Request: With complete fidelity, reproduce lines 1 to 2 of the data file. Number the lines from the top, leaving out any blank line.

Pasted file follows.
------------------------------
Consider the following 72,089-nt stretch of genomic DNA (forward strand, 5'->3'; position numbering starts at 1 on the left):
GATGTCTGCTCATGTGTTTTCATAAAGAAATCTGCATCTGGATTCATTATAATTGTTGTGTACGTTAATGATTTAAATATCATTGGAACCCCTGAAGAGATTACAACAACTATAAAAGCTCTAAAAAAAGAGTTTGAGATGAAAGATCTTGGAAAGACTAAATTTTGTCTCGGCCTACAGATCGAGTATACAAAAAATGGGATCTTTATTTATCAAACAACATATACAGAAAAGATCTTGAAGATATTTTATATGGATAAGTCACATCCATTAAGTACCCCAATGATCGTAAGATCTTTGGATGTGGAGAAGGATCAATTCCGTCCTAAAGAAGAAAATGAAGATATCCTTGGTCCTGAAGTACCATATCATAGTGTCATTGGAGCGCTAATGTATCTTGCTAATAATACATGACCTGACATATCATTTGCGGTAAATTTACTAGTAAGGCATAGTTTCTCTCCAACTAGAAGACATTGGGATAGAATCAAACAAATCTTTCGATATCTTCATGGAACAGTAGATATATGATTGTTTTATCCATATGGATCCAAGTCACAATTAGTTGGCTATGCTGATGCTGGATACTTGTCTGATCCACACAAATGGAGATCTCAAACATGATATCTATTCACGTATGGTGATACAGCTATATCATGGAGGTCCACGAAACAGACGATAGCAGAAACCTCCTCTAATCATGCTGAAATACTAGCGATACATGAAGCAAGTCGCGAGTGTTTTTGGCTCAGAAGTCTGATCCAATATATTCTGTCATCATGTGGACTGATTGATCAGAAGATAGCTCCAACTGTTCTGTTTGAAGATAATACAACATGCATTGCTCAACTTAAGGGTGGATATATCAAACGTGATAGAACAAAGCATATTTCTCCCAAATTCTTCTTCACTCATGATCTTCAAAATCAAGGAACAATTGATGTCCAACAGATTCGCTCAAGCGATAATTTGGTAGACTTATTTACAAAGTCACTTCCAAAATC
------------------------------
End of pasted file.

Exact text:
Consider the following 72,089-nt stretch of genomic DNA (forward strand, 5'->3'; position numbering starts at 1 on the left):
GATGTCTGCTCATGTGTTTTCATAAAGAAATCTGCATCTGGATTCATTATAATTGTTGTGTACGTTAATGATTTAAATATCATTGGAACCCCTGAAGAGATTACAACAACTATAAAAGCTCTAAAAAAAGAGTTTGAGATGAAAGATCTTGGAAAGACTAAATTTTGTCTCGGCCTACAGATCGAGTATACAAAAAATGGGATCTTTATTTATCAAACAACATATACAGAAAAGATCTTGAAGATATTTTATATGGATAAGTCACATCCATTAAGTACCCCAATGATCGTAAGATCTTTGGATGTGGAGAAGGATCAATTCCGTCCTAAAGAAGAAAATGAAGATATCCTTGGTCCTGAAGTACCATATCATAGTGTCATTGGAGCGCTAATGTATCTTGCTAATAATACATGACCTGACATATCATTTGCGGTAAATTTACTAGTAAGGCATAGTTTCTCTCCAACTAGAAGACATTGGGATAGAATCAAACAAATCTTTCGATATCTTCATGGAACAGTAGATATATGATTGTTTTATCCATATGGATCCAAGTCACAATTAGTTGGCTATGCTGATGCTGGATACTTGTCTGATCCACACAAATGGAGATCTCAAACATGATATCTATTCACGTATGGTGATACAGCTATATCATGGAGGTCCACGAAACAGACGATAGCAGAAACCTCCTCTAATCATGCTGAAATACTAGCGATACATGAAGCAAGTCGCGAGTGTTTTTGGCTCAGAAGTCTGATCCAATATATTCTGTCATCATGTGGACTGATTGATCAGAAGATAGCTCCAACTGTTCTGTTTGAAGATAATACAACATGCATTGCTCAACTTAAGGGTGGATATATCAAACGTGATAGAACAAAGCATATTTCTCCCAAATTCTTCTTCACTCATGATCTTCAAAATCAAGGAACAATTGATGTCCAACAGATTCGCTCAAGCGATAATTTGGTAGACTTATTTACAAAGTCACTTCCAAAATC